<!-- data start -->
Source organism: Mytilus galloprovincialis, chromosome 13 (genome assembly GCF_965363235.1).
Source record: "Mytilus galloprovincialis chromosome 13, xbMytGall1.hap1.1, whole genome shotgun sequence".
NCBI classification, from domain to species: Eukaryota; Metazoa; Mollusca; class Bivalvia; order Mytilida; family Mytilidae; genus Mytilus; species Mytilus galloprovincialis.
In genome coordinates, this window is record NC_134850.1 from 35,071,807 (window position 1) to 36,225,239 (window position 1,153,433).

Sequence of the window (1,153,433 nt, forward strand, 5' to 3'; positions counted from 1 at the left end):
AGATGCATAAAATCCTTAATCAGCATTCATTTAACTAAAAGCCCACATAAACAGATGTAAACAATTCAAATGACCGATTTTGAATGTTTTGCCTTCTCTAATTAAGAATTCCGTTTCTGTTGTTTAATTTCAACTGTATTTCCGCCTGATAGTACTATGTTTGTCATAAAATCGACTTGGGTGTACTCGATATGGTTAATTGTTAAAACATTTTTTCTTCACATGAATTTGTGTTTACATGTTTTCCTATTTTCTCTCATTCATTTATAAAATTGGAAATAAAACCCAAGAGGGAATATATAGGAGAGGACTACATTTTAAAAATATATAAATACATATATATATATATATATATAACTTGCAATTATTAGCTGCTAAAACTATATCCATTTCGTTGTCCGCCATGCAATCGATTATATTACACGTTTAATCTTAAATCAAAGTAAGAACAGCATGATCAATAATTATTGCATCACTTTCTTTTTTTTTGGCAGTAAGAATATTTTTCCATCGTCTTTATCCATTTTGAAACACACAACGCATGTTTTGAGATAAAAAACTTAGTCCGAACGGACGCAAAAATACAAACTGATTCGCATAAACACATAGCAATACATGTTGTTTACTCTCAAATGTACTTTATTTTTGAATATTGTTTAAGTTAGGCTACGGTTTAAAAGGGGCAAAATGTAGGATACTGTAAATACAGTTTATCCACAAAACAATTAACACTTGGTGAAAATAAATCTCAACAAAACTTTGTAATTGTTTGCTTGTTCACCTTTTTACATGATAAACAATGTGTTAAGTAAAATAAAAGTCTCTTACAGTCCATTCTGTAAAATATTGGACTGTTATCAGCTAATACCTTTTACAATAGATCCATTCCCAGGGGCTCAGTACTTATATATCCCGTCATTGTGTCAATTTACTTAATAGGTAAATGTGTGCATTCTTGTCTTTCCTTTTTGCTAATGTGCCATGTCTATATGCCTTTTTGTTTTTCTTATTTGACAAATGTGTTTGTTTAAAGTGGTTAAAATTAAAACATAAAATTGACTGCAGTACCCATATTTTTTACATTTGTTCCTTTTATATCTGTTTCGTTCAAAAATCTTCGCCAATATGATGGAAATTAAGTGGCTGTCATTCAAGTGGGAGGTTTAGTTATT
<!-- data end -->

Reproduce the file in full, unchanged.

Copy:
Source organism: Mytilus galloprovincialis, chromosome 13 (genome assembly GCF_965363235.1).
Source record: "Mytilus galloprovincialis chromosome 13, xbMytGall1.hap1.1, whole genome shotgun sequence".
NCBI classification, from domain to species: Eukaryota; Metazoa; Mollusca; class Bivalvia; order Mytilida; family Mytilidae; genus Mytilus; species Mytilus galloprovincialis.
In genome coordinates, this window is record NC_134850.1 from 35,071,807 (window position 1) to 36,225,239 (window position 1,153,433).

Sequence of the window (1,153,433 nt, forward strand, 5' to 3'; positions counted from 1 at the left end):
AGATGCATAAAATCCTTAATCAGCATTCATTTAACTAAAAGCCCACATAAACAGATGTAAACAATTCAAATGACCGATTTTGAATGTTTTGCCTTCTCTAATTAAGAATTCCGTTTCTGTTGTTTAATTTCAACTGTATTTCCGCCTGATAGTACTATGTTTGTCATAAAATCGACTTGGGTGTACTCGATATGGTTAATTGTTAAAACATTTTTTCTTCACATGAATTTGTGTTTACATGTTTTCCTATTTTCTCTCATTCATTTATAAAATTGGAAATAAAACCCAAGAGGGAATATATAGGAGAGGACTACATTTTAAAAATATATAAATACATATATATATATATATATATAACTTGCAATTATTAGCTGCTAAAACTATATCCATTTCGTTGTCCGCCATGCAATCGATTATATTACACGTTTAATCTTAAATCAAAGTAAGAACAGCATGATCAATAATTATTGCATCACTTTCTTTTTTTTTGGCAGTAAGAATATTTTTCCATCGTCTTTATCCATTTTGAAACACACAACGCATGTTTTGAGATAAAAAACTTAGTCCGAACGGACGCAAAAATACAAACTGATTCGCATAAACACATAGCAATACATGTTGTTTACTCTCAAATGTACTTTATTTTTGAATATTGTTTAAGTTAGGCTACGGTTTAAAAGGGGCAAAATGTAGGATACTGTAAATACAGTTTATCCACAAAACAATTAACACTTGGTGAAAATAAATCTCAACAAAACTTTGTAATTGTTTGCTTGTTCACCTTTTTACATGATAAACAATGTGTTAAGTAAAATAAAAGTCTCTTACAGTCCATTCTGTAAAATATTGGACTGTTATCAGCTAATACCTTTTACAATAGATCCATTCCCAGGGGCTCAGTACTTATATATCCCGTCATTGTGTCAATTTACTTAATAGGTAAATGTGTGCATTCTTGTCTTTCCTTTTTGCTAATGTGCCATGTCTATATGCCTTTTTGTTTTTCTTATTTGACAAATGTGTTTGTTTAAAGTGGTTAAAATTAAAACATAAAATTGACTGCAGTACCCATATTTTTTACATTTGTTCCTTTTATATCTGTTTCGTTCAAAAATCTTCGCCAATATGATGGAAATTAAGTGGCTGTCATTCAAGTGGGAGGTTTAGTTATT